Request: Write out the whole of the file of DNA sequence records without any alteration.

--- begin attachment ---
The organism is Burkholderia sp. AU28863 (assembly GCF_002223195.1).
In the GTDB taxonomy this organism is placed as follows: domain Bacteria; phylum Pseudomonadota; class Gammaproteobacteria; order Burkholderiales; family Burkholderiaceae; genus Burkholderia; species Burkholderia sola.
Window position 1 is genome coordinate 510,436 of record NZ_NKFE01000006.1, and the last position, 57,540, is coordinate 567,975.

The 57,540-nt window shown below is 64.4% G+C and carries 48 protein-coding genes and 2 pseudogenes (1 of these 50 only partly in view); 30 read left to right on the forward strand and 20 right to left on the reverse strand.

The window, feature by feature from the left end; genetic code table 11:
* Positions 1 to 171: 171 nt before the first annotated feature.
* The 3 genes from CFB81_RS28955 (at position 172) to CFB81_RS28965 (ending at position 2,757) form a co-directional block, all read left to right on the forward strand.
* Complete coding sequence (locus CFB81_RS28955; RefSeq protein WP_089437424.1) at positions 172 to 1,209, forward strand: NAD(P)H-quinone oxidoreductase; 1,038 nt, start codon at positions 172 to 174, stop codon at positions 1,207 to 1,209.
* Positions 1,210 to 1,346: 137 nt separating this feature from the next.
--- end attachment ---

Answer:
The organism is Burkholderia sp. AU28863 (assembly GCF_002223195.1).
In the GTDB taxonomy this organism is placed as follows: domain Bacteria; phylum Pseudomonadota; class Gammaproteobacteria; order Burkholderiales; family Burkholderiaceae; genus Burkholderia; species Burkholderia sola.
Window position 1 is genome coordinate 510,436 of record NZ_NKFE01000006.1, and the last position, 57,540, is coordinate 567,975.

The 57,540-nt window shown below is 64.4% G+C and carries 48 protein-coding genes and 2 pseudogenes (1 of these 50 only partly in view); 30 read left to right on the forward strand and 20 right to left on the reverse strand.

The window, feature by feature from the left end; genetic code table 11:
* Positions 1 to 171: 171 nt before the first annotated feature.
* The 3 genes from CFB81_RS28955 (at position 172) to CFB81_RS28965 (ending at position 2,757) form a co-directional block, all read left to right on the forward strand.
* Complete coding sequence (locus CFB81_RS28955; RefSeq protein WP_089437424.1) at positions 172 to 1,209, forward strand: NAD(P)H-quinone oxidoreductase; 1,038 nt, start codon at positions 172 to 174, stop codon at positions 1,207 to 1,209.
* Positions 1,210 to 1,346: 137 nt separating this feature from the next.